For cancer sufferers, support from their employer can provide peace of mind, treatment support and a return to relative normalcy. Cancer effects different people in different ways, and different diagnoses will warrant different kinds of support, but it’s important to have guidelines in place on how to support an employee with cancer while remaining flexible.
One of the first considerations is to understand what is available to employees through your group insurance benefits and employee assistance programs.
Does your group insurance adequately cover drug treatment costs?
According to the Canadian Cancer Society, the average cost of a single course of treatment with newer cancer drugs is $65,000. In Canada, drug treatment coverage for cancer patients is complicated. Depending on what kind of drugs are administered, in which province and in what kind of facility, cancer treatment may be 75% to 100% covered or not covered at all, leaving cancer sufferers with some tough decisions to make about their treatment and adding stress to what is an already difficult time in their lives.
CAREPath’s Don Thomson said if you decide you can’t afford to increase drug coverage, you can do a number of other things, but it’s necessary to plan ahead.
“It’s important to understand the benefits you have in place,” he said. “Do you have adequate stop loss coverage? Do you have adequate disability insurance in place? Cancer is now the number-one cause of long-term physical disability, so if the employer isn’t prepared to pay the person’s wages while they’re off work going through cancer treatment, which can be months or over a year, they need to make sure they have adequate disability insurance in place to protect that.”
Consider group critical illness insurance
Critical illness insurance can provide a lump sum payment to survivors to assist with unexpected costs associated with living with a critical illness. The beneficiary can choose to allocate the money how they wish, providing financial support when it’s needed most.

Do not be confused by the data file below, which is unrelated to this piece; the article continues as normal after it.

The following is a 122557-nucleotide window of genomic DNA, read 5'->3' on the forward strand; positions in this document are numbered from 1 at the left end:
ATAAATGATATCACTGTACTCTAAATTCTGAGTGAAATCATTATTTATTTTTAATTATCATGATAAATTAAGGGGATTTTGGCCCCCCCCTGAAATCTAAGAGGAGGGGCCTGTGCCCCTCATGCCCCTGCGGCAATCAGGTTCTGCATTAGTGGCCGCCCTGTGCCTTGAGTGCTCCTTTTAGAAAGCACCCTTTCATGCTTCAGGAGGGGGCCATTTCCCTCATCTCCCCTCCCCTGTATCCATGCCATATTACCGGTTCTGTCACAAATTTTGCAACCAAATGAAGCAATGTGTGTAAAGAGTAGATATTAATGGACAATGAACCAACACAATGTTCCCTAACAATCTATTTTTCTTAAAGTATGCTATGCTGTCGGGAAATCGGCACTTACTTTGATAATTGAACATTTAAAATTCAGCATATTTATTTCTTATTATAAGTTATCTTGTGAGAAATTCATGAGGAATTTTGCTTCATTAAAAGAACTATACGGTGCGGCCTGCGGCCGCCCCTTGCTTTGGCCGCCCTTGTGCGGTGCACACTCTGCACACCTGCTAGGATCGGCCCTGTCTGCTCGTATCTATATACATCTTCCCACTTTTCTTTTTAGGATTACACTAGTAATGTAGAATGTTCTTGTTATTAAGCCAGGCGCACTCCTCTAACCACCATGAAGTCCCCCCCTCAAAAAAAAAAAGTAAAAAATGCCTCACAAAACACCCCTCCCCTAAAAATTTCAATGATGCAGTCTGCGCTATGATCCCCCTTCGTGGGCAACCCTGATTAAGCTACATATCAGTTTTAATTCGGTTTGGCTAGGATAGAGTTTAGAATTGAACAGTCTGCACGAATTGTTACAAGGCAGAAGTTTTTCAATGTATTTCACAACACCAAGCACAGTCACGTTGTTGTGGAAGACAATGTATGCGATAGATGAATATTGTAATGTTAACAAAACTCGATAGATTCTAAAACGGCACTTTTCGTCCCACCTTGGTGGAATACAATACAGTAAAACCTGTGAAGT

With these provisions in place, your organization may be able to support an employee with cancer financially, but what about emotional support? What should a HR manager do when an employee tells them they have been diagnosed with cancer?
The Canadian Cancer Society says those diagnosed with cancer can go through a range of emotions and everyone reacts to a cancer diagnosis in different ways. Your employee may experience shock, worry, anxiety, guilt, loneliness, helplessness and anger. Some may use humour, focus on hobbies or work and not seem upset at all, so it’s important to remain open minded about how your employee might be feeling.
An employee facing cancer may need time off work for treatment, but leaving work is not always the best solution. Depending on the diagnosis, it may be more beneficial for the employee to remain at work providing they are physically able to and are not working in an environment that might exacerbate their health problems.
Communication is often the key to supporting an employee with cancer. “An employer or HR manager can ask them how they’re doing,” said Thomson. “Do they want to stay at work? Have they talked to someone to see if it’s ok that they stay at work? Instead of immediately telling them to go home, or taking the position that they have to stay at work, talk to them.”
It’s important to inform an employee going through cancer treatment what is available to them through their employer and make sure they understand it. Remind them of what their health insurance or EAP can provide. If coverage is limited, an organization can still refer employees to community organizations such as the Canadian Cancer Society to provide assistance.
It’s never going to be a happy situation, but with comprehensive and sensitive handling by their employers, cancer patients will have their ordeal significantly lessened.